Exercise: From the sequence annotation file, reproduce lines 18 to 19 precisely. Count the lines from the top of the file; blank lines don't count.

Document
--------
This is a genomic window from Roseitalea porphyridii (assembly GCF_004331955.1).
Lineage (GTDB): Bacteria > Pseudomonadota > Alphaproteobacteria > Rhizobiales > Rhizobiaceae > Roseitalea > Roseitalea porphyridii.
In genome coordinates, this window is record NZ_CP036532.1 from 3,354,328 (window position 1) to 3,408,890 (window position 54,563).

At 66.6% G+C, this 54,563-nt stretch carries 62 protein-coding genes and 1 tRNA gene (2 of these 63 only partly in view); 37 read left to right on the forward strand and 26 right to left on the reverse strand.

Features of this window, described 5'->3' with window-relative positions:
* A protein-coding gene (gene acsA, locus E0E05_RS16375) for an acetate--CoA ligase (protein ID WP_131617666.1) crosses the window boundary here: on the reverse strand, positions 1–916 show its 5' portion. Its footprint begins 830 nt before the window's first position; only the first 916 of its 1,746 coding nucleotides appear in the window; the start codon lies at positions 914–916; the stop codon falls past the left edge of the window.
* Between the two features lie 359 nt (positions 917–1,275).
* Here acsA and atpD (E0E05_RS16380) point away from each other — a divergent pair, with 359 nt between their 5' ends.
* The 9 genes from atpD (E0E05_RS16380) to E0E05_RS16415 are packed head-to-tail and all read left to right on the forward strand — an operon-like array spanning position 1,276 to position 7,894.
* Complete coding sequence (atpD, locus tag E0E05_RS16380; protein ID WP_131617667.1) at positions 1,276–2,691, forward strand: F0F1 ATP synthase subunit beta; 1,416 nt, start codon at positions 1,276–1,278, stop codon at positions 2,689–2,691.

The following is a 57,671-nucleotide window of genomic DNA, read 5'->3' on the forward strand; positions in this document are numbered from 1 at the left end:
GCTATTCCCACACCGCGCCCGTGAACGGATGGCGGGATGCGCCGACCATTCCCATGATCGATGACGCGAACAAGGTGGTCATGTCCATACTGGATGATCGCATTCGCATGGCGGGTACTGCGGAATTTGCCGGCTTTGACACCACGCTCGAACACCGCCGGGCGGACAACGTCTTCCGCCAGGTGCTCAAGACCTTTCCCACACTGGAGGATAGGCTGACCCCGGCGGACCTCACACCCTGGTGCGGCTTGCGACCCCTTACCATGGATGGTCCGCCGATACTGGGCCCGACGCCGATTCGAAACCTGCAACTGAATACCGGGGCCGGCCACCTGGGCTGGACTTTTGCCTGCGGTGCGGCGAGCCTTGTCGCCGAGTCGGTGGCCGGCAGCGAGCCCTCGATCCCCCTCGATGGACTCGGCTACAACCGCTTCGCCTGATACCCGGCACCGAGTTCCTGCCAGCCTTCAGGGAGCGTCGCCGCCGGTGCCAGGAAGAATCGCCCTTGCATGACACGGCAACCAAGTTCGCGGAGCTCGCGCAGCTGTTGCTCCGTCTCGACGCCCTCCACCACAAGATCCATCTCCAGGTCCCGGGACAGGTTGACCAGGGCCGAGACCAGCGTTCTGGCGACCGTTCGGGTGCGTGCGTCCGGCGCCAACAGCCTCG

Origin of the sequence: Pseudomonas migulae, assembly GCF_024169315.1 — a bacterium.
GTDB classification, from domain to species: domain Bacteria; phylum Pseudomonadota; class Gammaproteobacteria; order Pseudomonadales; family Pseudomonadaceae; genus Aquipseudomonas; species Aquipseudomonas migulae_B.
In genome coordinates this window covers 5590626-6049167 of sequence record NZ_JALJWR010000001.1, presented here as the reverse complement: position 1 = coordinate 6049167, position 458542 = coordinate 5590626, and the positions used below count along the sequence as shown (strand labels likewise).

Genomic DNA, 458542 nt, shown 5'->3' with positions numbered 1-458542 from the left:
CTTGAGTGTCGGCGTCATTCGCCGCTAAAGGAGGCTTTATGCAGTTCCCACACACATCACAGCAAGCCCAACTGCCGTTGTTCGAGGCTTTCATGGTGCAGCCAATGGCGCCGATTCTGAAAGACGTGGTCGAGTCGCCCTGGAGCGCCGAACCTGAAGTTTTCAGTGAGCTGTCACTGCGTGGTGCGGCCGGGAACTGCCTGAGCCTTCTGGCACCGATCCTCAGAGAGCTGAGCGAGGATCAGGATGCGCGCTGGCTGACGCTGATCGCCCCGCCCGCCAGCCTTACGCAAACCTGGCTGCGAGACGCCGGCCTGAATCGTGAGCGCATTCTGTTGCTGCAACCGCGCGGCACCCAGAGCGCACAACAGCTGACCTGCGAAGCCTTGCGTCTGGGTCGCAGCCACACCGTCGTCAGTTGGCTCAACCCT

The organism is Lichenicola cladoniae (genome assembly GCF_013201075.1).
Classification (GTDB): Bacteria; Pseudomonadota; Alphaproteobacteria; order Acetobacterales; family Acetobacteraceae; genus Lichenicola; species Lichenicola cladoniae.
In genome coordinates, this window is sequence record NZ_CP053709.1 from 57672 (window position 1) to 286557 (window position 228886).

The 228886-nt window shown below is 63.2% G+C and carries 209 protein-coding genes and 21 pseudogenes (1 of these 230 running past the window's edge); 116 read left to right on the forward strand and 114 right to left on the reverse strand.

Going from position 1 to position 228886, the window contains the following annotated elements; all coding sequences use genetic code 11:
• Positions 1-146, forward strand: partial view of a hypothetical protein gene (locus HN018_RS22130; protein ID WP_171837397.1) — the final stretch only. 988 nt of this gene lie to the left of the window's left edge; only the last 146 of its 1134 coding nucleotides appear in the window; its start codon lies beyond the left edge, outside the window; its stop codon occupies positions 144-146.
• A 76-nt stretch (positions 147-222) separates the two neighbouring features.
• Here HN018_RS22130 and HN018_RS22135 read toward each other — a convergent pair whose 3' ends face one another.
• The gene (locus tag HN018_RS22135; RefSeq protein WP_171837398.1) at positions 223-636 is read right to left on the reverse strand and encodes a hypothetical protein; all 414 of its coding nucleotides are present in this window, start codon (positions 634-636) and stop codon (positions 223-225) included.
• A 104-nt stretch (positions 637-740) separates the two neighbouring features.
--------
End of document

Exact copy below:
The organism is Lichenicola cladoniae (genome assembly GCF_013201075.1).
Classification (GTDB): Bacteria; Pseudomonadota; Alphaproteobacteria; order Acetobacterales; family Acetobacteraceae; genus Lichenicola; species Lichenicola cladoniae.